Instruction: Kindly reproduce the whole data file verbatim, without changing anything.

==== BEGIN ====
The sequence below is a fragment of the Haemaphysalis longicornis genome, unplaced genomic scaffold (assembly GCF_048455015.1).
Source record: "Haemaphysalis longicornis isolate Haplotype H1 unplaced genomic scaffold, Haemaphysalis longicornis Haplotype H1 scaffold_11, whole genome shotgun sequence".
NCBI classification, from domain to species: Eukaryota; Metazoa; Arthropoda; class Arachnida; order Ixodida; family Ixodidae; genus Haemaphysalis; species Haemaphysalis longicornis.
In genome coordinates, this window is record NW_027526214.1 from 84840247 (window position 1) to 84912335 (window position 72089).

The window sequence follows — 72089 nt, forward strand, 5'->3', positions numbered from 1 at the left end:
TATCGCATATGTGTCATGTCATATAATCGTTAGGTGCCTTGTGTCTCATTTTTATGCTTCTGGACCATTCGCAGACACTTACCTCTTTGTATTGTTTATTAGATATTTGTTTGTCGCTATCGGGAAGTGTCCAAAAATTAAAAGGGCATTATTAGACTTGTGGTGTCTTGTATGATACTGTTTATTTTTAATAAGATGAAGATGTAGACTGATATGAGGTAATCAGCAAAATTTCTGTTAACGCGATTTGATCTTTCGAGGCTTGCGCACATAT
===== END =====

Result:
The sequence below is a fragment of the Haemaphysalis longicornis genome, unplaced genomic scaffold (assembly GCF_048455015.1).
Source record: "Haemaphysalis longicornis isolate Haplotype H1 unplaced genomic scaffold, Haemaphysalis longicornis Haplotype H1 scaffold_11, whole genome shotgun sequence".
NCBI classification, from domain to species: Eukaryota; Metazoa; Arthropoda; class Arachnida; order Ixodida; family Ixodidae; genus Haemaphysalis; species Haemaphysalis longicornis.
In genome coordinates, this window is record NW_027526214.1 from 84840247 (window position 1) to 84912335 (window position 72089).

The window sequence follows — 72089 nt, forward strand, 5'->3', positions numbered from 1 at the left end:
TATCGCATATGTGTCATGTCATATAATCGTTAGGTGCCTTGTGTCTCATTTTTATGCTTCTGGACCATTCGCAGACACTTACCTCTTTGTATTGTTTATTAGATATTTGTTTGTCGCTATCGGGAAGTGTCCAAAAATTAAAAGGGCATTATTAGACTTGTGGTGTCTTGTATGATACTGTTTATTTTTAATAAGATGAAGATGTAGACTGATATGAGGTAATCAGCAAAATTTCTGTTAACGCGATTTGATCTTTCGAGGCTTGCGCACATAT